Dental insurance can be incredibly confusing for patients to understand. Our office has been working with many types of insurance carriers for over 25 years and we have watched the industry undergo changes over these years. More recently, we have seen some very dramatic changes that have caused many patients to question why they are even paying for it in the first place. Let’s first review some of the basics, and then we can discuss in detail some of the things that frustrate patients.
When you become active on a plan you will be given a card or a group number. You will need this information to enable providers (dentist) to relay information to you regarding your benefits. However, you must realize that even though you have a card, a group number and have been paying premiums, many plans will invoke a waiting period on you. This sometimes means that before you can receive benefits for some types of services, you have to pay premiums for up to a year before your benefits kick in. These “types” of procedures are usually the ones that are more costly and/or immediately necessary, for example: root canals, crowns, or periodontal therapy.
…for some types of services, you have to pay premiums for up to a year before your benefits kick in. These “types” of procedures are usually the ones that are more costly and/or immediately necessary…
All dental procedures are classified according to one of about 10 categories. Your insurance pays benefits on these categories based on a percentage. Sometimes the percentage is 100% and sometimes 50%. For example, if your filling costs $300, your insurance may pay 50% of the fee they determine to be the maximum allowable. So if the insurance company’s max allowable fee is $200, they will pay 50% or $100 and you pay the rest ($200) as a co-payment. This is an example of traditional insurance. A common misunderstanding is, “if my insurance is supposed to pay 100%, why do I have to still pay some on a routine cleaning”? The reason is that the insurance company’s max allowable fee may be $85 for a cleaning, but your dentist’s fee may be $97. So the patient still ends up paying $12 on the procedure. Insurance companies will not disclose their maximum allowable fees. They keep this information proprietary and will not disclose it to the dentists. In this type of plan, the dentist has no connection or binding agreement to the insurance carrier. There can be yearly maximum limits, waiting periods on certain benefits, missing tooth clauses, yearly deductibles and co-payments.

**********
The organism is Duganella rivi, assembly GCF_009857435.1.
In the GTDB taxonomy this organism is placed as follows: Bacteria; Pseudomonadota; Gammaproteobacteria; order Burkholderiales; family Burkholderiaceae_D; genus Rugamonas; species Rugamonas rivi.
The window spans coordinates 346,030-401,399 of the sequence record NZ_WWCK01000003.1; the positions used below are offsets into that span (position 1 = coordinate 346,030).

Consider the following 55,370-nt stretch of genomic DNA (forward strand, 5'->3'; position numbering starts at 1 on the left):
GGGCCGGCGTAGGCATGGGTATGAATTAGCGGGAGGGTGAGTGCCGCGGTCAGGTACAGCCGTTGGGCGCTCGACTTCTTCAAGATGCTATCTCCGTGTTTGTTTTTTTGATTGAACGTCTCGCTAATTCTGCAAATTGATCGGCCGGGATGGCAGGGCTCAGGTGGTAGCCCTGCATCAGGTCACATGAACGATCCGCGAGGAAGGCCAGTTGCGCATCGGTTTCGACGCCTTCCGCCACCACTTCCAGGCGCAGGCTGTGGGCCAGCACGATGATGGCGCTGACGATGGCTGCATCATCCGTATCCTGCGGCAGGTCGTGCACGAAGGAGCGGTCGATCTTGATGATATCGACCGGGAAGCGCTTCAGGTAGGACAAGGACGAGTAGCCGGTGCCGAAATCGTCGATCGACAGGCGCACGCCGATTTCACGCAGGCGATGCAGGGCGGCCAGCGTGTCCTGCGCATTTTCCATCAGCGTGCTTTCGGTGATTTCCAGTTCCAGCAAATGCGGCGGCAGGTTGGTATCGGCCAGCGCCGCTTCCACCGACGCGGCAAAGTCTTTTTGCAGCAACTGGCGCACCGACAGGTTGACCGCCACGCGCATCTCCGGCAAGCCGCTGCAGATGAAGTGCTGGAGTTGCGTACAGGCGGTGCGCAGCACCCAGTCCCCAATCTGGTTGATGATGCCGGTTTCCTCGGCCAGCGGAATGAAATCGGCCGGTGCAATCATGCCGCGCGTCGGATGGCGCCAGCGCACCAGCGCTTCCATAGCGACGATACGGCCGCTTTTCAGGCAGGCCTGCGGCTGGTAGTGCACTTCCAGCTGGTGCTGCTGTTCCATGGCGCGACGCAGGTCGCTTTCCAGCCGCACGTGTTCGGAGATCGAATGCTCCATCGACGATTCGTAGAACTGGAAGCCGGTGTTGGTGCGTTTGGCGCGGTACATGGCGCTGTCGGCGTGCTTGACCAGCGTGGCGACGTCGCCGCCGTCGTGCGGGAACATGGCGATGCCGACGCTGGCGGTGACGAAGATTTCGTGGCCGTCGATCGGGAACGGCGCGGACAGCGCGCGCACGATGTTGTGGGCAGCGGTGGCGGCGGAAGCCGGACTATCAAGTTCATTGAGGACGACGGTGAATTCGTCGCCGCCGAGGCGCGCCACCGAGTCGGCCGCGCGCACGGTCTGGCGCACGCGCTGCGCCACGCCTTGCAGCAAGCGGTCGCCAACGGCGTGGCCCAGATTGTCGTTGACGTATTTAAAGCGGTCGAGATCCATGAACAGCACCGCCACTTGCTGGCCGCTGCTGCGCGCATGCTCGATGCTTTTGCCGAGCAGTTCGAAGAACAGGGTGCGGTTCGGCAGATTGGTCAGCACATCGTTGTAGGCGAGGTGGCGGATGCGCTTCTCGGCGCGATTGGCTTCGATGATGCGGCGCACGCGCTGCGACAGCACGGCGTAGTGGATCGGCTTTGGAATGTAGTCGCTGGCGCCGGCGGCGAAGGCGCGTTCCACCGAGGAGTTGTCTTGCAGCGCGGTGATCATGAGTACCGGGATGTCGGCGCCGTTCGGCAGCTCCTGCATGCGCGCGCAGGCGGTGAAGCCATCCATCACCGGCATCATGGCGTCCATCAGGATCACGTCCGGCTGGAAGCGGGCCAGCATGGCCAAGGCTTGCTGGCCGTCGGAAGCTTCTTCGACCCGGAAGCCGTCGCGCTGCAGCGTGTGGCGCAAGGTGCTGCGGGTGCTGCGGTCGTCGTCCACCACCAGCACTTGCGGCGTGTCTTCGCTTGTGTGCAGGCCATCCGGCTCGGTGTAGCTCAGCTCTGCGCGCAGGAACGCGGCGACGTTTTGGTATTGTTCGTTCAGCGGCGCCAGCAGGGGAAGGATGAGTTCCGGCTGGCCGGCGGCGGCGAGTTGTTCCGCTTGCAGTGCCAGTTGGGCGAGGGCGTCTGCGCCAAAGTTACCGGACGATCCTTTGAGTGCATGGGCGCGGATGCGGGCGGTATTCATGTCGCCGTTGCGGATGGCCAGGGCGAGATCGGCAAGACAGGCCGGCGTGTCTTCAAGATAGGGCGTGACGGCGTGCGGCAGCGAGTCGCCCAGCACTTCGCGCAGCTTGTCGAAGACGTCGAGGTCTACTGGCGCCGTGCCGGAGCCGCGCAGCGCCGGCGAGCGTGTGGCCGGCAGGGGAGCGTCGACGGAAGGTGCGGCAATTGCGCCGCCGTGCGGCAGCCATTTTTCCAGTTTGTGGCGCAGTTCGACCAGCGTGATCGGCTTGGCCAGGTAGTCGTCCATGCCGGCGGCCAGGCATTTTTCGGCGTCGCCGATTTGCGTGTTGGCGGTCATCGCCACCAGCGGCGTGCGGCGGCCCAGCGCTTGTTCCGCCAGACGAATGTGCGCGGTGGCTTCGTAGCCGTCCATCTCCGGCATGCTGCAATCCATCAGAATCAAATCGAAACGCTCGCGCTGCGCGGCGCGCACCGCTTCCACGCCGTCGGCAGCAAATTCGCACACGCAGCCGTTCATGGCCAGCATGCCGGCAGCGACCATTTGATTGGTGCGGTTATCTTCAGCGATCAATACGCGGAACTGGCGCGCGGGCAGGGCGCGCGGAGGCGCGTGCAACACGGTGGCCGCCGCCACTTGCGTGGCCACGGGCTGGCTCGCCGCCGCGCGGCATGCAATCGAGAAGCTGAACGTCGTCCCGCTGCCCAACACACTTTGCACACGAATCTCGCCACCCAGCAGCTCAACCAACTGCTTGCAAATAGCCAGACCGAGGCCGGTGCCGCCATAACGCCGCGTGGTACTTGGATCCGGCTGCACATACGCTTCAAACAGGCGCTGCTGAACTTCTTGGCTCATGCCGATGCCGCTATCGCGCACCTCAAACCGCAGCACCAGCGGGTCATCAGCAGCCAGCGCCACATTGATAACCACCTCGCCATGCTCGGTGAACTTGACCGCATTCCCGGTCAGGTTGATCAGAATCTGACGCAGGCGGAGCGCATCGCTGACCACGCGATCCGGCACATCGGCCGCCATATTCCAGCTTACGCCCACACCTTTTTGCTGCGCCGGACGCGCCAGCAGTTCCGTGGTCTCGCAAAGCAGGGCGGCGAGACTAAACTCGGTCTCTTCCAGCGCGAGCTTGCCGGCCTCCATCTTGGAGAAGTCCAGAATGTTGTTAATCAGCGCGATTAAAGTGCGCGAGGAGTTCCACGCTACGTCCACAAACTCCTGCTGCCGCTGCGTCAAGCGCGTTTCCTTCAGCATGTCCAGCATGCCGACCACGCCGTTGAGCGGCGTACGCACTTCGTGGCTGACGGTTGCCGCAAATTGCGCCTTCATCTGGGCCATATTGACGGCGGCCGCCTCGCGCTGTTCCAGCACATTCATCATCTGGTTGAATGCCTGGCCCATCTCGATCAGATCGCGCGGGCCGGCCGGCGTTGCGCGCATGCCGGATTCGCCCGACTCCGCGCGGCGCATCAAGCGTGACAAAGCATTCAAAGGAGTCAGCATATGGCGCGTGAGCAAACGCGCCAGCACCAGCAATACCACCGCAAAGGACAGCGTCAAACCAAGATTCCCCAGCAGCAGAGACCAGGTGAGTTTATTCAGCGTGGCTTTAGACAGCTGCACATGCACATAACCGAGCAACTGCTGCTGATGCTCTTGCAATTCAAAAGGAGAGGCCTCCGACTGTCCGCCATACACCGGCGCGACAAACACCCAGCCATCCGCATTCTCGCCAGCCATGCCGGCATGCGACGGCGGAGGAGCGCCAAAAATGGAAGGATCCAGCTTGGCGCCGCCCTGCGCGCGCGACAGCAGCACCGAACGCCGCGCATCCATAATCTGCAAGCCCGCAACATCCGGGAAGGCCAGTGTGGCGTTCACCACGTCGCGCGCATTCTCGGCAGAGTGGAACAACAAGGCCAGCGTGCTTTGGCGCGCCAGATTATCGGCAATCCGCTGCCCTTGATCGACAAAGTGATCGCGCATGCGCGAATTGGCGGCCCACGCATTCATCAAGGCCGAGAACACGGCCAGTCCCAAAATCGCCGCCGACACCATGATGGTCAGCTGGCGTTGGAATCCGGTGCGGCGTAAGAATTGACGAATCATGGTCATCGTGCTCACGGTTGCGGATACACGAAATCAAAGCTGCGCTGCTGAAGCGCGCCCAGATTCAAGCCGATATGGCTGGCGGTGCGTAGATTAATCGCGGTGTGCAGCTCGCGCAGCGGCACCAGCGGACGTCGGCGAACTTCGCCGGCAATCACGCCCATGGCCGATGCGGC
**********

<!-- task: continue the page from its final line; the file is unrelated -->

Gone are the good old days of insurance benefits. Today, the consumer faces a much more complex array of factors: huge reductions in benefits, escalating plan costs and the necessity of having someone with inside knowledge to help you determine if your insurance company is actually giving you the correct level of benefits. All of these factors are used to decide if what you are buying is actually worthwhile.
Is the insurance you are paying for actually worthwhile?
Stay tuned for part two of “how insurance works”, as our next entry will discuss some of the new plans and how the industry is dramatically changing for our patients.
M. Scott Smith, DMD